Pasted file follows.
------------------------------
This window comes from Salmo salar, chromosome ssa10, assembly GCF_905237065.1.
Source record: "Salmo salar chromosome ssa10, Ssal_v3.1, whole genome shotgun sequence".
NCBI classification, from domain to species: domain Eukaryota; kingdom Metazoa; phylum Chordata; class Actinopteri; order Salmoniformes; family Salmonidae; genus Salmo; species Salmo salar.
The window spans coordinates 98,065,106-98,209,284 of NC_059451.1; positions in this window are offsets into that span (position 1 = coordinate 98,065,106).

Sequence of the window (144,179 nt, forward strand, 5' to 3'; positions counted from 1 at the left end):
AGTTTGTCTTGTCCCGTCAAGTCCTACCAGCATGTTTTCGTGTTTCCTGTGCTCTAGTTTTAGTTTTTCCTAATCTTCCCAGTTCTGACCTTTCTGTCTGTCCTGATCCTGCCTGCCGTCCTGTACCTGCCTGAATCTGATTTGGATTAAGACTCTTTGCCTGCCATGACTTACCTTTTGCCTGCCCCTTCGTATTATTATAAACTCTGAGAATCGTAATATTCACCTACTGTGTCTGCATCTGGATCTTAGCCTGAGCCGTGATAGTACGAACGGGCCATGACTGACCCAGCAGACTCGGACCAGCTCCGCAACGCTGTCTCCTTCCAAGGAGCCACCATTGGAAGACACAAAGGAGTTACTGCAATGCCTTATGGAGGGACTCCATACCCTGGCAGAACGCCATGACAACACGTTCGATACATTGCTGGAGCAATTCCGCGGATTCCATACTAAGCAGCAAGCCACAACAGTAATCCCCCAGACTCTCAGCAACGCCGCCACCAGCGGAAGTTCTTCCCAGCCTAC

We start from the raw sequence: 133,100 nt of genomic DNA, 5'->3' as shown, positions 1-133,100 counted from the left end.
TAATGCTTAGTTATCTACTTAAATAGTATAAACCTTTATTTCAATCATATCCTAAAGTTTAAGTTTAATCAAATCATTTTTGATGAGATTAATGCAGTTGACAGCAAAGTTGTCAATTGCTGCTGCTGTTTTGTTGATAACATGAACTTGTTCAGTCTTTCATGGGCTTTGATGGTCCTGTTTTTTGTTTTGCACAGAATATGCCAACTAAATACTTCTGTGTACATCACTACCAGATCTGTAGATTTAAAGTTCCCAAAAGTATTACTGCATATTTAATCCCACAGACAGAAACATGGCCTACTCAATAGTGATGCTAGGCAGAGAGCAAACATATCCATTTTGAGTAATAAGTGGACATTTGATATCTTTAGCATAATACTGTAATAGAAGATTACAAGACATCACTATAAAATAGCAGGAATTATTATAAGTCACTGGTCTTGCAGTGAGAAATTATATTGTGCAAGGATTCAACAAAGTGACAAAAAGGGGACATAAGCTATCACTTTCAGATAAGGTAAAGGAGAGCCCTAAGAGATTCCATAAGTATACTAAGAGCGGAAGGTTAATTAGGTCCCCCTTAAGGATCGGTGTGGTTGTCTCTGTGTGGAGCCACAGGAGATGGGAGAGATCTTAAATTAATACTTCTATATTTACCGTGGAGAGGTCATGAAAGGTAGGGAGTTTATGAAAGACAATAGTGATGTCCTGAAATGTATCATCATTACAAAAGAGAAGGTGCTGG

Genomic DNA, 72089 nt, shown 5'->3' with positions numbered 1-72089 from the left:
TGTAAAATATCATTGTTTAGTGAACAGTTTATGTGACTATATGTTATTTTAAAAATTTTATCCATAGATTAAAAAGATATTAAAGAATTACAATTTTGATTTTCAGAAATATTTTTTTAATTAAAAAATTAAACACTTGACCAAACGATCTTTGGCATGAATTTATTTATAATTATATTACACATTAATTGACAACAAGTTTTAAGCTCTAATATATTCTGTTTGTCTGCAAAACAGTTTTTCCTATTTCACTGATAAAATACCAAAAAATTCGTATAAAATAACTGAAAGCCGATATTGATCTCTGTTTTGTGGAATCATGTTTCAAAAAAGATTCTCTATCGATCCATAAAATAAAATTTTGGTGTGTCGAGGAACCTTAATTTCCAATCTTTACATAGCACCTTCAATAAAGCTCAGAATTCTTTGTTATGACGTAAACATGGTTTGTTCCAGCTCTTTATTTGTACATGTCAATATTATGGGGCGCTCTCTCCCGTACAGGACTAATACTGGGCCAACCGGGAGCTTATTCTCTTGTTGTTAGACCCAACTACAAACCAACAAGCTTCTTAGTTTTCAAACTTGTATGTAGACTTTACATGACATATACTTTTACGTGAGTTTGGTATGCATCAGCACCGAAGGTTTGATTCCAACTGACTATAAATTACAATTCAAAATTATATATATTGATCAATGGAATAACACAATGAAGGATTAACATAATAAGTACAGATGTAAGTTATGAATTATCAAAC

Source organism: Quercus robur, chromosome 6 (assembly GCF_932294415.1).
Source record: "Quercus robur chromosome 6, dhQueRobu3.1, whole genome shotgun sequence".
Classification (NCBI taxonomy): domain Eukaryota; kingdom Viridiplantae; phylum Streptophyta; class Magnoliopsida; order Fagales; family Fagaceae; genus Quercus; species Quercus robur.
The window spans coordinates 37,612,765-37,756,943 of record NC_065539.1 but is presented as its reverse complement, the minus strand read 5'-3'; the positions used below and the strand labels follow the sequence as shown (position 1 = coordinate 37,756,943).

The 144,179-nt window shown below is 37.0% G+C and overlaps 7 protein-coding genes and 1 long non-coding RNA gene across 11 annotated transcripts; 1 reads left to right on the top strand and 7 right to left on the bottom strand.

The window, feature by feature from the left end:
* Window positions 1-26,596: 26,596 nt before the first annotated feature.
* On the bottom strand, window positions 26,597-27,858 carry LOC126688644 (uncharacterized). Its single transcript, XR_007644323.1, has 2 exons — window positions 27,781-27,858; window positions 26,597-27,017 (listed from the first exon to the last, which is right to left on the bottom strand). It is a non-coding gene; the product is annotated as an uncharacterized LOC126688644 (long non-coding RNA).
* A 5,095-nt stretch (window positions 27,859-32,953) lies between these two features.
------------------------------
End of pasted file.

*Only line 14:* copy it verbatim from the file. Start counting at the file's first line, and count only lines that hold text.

The window spans coordinates 37,612,765-37,756,943 of record NC_065539.1 but is presented as its reverse complement, the minus strand read 5'-3'; the positions used below and the strand labels follow the sequence as shown (position 1 = coordinate 37,756,943).